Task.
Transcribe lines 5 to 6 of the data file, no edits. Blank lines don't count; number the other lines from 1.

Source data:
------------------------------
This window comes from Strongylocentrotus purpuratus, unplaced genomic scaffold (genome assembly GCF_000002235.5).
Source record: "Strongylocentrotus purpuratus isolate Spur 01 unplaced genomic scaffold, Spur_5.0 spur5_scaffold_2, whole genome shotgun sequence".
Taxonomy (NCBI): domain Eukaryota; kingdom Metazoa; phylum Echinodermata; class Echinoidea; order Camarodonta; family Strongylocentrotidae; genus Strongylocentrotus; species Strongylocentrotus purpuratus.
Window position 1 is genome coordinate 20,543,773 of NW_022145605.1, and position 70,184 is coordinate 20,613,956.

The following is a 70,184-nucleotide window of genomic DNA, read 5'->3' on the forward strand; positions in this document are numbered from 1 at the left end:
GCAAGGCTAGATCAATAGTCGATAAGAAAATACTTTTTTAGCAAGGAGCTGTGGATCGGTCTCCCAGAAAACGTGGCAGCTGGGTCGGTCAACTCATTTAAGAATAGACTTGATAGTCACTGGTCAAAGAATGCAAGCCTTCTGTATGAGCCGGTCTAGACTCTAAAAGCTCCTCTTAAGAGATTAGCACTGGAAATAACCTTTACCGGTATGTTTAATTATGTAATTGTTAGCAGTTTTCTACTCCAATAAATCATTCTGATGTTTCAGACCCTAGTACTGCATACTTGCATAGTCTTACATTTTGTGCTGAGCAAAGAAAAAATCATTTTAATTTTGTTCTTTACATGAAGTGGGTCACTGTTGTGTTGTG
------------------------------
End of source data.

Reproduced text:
The following is a 70,184-nucleotide window of genomic DNA, read 5'->3' on the forward strand; positions in this document are numbered from 1 at the left end:
GCAAGGCTAGATCAATAGTCGATAAGAAAATACTTTTTTAGCAAGGAGCTGTGGATCGGTCTCCCAGAAAACGTGGCAGCTGGGTCGGTCAACTCATTTAAGAATAGACTTGATAGTCACTGGTCAAAGAATGCAAGCCTTCTGTATGAGCCGGTCTAGACTCTAAAAGCTCCTCTTAAGAGATTAGCACTGGAAATAACCTTTACCGGTATGTTTAATTATGTAATTGTTAGCAGTTTTCTACTCCAATAAATCATTCTGATGTTTCAGACCCTAGTACTGCATACTTGCATAGTCTTACATTTTGTGCTGAGCAAAGAAAAAATCATTTTAATTTTGTTCTTTACATGAAGTGGGTCACTGTTGTGTTGTG